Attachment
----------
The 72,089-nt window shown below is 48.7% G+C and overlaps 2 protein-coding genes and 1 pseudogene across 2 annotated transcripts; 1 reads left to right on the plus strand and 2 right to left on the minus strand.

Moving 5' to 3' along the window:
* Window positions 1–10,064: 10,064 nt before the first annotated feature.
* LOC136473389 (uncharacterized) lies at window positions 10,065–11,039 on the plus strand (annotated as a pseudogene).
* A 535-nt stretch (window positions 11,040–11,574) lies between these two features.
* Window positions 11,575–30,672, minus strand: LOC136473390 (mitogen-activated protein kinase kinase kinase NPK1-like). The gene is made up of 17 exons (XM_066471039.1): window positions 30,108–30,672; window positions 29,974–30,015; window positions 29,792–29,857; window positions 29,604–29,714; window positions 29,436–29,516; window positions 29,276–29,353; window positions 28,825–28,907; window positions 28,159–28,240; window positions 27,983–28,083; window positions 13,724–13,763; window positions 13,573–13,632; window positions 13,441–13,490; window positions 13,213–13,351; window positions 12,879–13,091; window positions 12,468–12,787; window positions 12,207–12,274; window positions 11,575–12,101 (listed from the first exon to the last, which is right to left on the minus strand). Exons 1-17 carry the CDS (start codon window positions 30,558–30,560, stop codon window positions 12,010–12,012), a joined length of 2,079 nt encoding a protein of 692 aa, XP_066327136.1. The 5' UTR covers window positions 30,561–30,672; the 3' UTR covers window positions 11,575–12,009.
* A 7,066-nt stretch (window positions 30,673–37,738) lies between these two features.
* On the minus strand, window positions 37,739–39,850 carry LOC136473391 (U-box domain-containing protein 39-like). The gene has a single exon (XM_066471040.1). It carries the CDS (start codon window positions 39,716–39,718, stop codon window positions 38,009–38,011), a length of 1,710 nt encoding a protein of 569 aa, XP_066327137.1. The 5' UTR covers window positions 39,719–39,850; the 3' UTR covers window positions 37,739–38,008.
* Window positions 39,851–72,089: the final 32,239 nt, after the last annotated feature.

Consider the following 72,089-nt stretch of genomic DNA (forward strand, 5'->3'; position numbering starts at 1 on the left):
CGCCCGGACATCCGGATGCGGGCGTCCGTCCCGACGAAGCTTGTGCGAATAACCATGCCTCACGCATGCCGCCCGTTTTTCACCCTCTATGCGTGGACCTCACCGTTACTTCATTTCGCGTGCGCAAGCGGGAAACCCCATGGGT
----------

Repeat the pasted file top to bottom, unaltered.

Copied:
The 72,089-nt window shown below is 48.7% G+C and overlaps 2 protein-coding genes and 1 pseudogene across 2 annotated transcripts; 1 reads left to right on the plus strand and 2 right to left on the minus strand.

Moving 5' to 3' along the window:
* Window positions 1–10,064: 10,064 nt before the first annotated feature.
* LOC136473389 (uncharacterized) lies at window positions 10,065–11,039 on the plus strand (annotated as a pseudogene).
* A 535-nt stretch (window positions 11,040–11,574) lies between these two features.
* Window positions 11,575–30,672, minus strand: LOC136473390 (mitogen-activated protein kinase kinase kinase NPK1-like). The gene is made up of 17 exons (XM_066471039.1): window positions 30,108–30,672; window positions 29,974–30,015; window positions 29,792–29,857; window positions 29,604–29,714; window positions 29,436–29,516; window positions 29,276–29,353; window positions 28,825–28,907; window positions 28,159–28,240; window positions 27,983–28,083; window positions 13,724–13,763; window positions 13,573–13,632; window positions 13,441–13,490; window positions 13,213–13,351; window positions 12,879–13,091; window positions 12,468–12,787; window positions 12,207–12,274; window positions 11,575–12,101 (listed from the first exon to the last, which is right to left on the minus strand). Exons 1-17 carry the CDS (start codon window positions 30,558–30,560, stop codon window positions 12,010–12,012), a joined length of 2,079 nt encoding a protein of 692 aa, XP_066327136.1. The 5' UTR covers window positions 30,561–30,672; the 3' UTR covers window positions 11,575–12,009.
* A 7,066-nt stretch (window positions 30,673–37,738) lies between these two features.
* On the minus strand, window positions 37,739–39,850 carry LOC136473391 (U-box domain-containing protein 39-like). The gene has a single exon (XM_066471040.1). It carries the CDS (start codon window positions 39,716–39,718, stop codon window positions 38,009–38,011), a length of 1,710 nt encoding a protein of 569 aa, XP_066327137.1. The 5' UTR covers window positions 39,719–39,850; the 3' UTR covers window positions 37,739–38,008.
* Window positions 39,851–72,089: the final 32,239 nt, after the last annotated feature.

Consider the following 72,089-nt stretch of genomic DNA (forward strand, 5'->3'; position numbering starts at 1 on the left):
CGCCCGGACATCCGGATGCGGGCGTCCGTCCCGACGAAGCTTGTGCGAATAACCATGCCTCACGCATGCCGCCCGTTTTTCACCCTCTATGCGTGGACCTCACCGTTACTTCATTTCGCGTGCGCAAGCGGGAAACCCCATGGGT